Asiana Takeover Scrapped

  • By Kim Kang-han

    September 04, 2020 11:59

    HDC Hyundai Development will after all not be buying troubled Asiana Airlines after 10 months of negotiations floundered amid the coronavirus epidemic.

    Kumho Industrial, the parent company of Asiana, and Korea Development Bank, the flag carrier's main creditor, will inform the property developer that the deal has been scrapped since HDC no longer seems to have any intent to proceed with the acquisition. That means Asiana will remain in creditor management for a protracted period since the pandemic has significantly tarnished the luster of all airlines.

    /Newsis

    Industry sources on Thursday said the decision was made after KDB received an e-mail from HDC that still insists on another round of due diligence at the carrier even after the bank offered another W1.5 trillion worth of financial support (US$1=W1,189).

    KDB chairman Lee Dong-gull made the offer in a meeting on Aug. 26 with HDC chairman Chung Mong-gyu and asked him to give a response within a week.

    But according to a bank source the response e-mail "did not contain a specific expression of intent and was full of ambiguities." "After that kind of response to the de facto ultimatum, we had no choice" but to scrap the deal, the insider added.

    HDC was picked as the preferred bidder last November and signed a share purchase agreement the following month. The acquisition price was set at W2.5 trillion. But the deal hit the rocks once coronavirus broke out and caused Asiana's debt-to-equity ratio to surge from 1,795.1 percent in late 2019 to 2,366.1 percent in the first half of this year.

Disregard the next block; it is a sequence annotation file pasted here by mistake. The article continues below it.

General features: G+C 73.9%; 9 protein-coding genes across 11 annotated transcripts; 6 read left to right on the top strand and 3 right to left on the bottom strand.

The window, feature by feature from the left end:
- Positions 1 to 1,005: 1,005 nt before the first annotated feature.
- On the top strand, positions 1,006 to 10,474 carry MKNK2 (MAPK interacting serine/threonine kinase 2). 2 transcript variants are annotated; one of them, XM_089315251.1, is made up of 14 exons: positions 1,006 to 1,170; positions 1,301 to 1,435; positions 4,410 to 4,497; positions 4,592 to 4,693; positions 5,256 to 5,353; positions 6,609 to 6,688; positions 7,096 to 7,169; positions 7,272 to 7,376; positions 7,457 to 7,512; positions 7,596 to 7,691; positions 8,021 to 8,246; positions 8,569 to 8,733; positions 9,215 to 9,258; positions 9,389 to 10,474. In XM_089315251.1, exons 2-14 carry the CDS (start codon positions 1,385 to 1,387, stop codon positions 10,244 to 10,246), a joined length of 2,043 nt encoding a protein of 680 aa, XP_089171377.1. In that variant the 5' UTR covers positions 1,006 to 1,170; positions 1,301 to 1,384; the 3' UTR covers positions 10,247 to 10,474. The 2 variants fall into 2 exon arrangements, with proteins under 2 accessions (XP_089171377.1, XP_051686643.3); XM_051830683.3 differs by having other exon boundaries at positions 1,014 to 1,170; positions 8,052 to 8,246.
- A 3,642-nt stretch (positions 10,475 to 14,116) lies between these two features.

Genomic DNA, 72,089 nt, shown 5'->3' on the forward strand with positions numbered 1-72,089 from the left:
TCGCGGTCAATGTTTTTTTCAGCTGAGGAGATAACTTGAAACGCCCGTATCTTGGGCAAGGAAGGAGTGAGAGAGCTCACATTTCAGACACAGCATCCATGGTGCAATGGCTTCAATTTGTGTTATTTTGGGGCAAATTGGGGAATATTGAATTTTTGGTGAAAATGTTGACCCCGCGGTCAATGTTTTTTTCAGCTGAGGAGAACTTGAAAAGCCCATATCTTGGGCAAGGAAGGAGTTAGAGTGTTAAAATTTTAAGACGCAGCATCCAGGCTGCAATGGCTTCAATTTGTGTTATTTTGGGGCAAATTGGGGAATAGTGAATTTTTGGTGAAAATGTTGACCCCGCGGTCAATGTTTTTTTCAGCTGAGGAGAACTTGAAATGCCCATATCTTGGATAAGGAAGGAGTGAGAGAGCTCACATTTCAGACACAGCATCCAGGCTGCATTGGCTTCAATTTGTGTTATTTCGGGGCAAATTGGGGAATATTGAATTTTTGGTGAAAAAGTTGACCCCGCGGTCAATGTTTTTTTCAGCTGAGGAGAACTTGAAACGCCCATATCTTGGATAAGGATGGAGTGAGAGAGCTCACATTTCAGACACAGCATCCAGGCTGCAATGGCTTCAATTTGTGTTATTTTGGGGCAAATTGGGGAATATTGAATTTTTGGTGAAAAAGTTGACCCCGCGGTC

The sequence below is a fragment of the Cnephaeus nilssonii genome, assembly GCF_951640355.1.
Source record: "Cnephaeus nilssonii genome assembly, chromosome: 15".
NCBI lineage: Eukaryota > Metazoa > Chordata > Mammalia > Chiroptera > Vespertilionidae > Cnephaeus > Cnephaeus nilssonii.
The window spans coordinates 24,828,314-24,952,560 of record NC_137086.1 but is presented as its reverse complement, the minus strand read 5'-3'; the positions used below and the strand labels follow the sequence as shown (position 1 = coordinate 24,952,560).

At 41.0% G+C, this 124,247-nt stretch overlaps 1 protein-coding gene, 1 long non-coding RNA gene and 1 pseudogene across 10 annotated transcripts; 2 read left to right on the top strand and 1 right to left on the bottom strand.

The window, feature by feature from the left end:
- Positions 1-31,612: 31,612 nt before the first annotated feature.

The carrier managed to post a W23.4 billion operating profit in the second quarter thanks to sound cargo earnings, but first-half losses totaled W268.6 billion.

    KDB and another state-owned lender, Export–Import Bank of Korea, provided W1.7 trillion in emergency loans to Asiana in April. But HDC bristled at the move because Asiana's debts increased without its authorization and demanded another due diligence in April.

    In reality there was a mounting sense within HDC management that a takeover at this time would be madness. The property developer is expected to sue for the repayment of W250 billion it paid as a deposit on the deal.

    Now Asiana's future is uncertain again. There is no telling when the airline industry slump will end, making it nearly impossible to find a new buyer. Industry insiders believe Asiana will become a quasi-state enterprise. KDB and Exim Bank own W800 billion worth of perpetual bonds issued by Asiana, which translates into a 36.9 percent stake in the carrier, the largest.

    Kumho Industrial seems unable to restructure the airline's business on its own. Experts say the incident should serve as a wake-up call to overhaul Korea's airline industry. Huh Hee-young at Korea Aerospace University said, "Just like mergers among major carriers in the U.S. and Europe, Korean Air and Asiana should also merge in order to bolster their international competitiveness."

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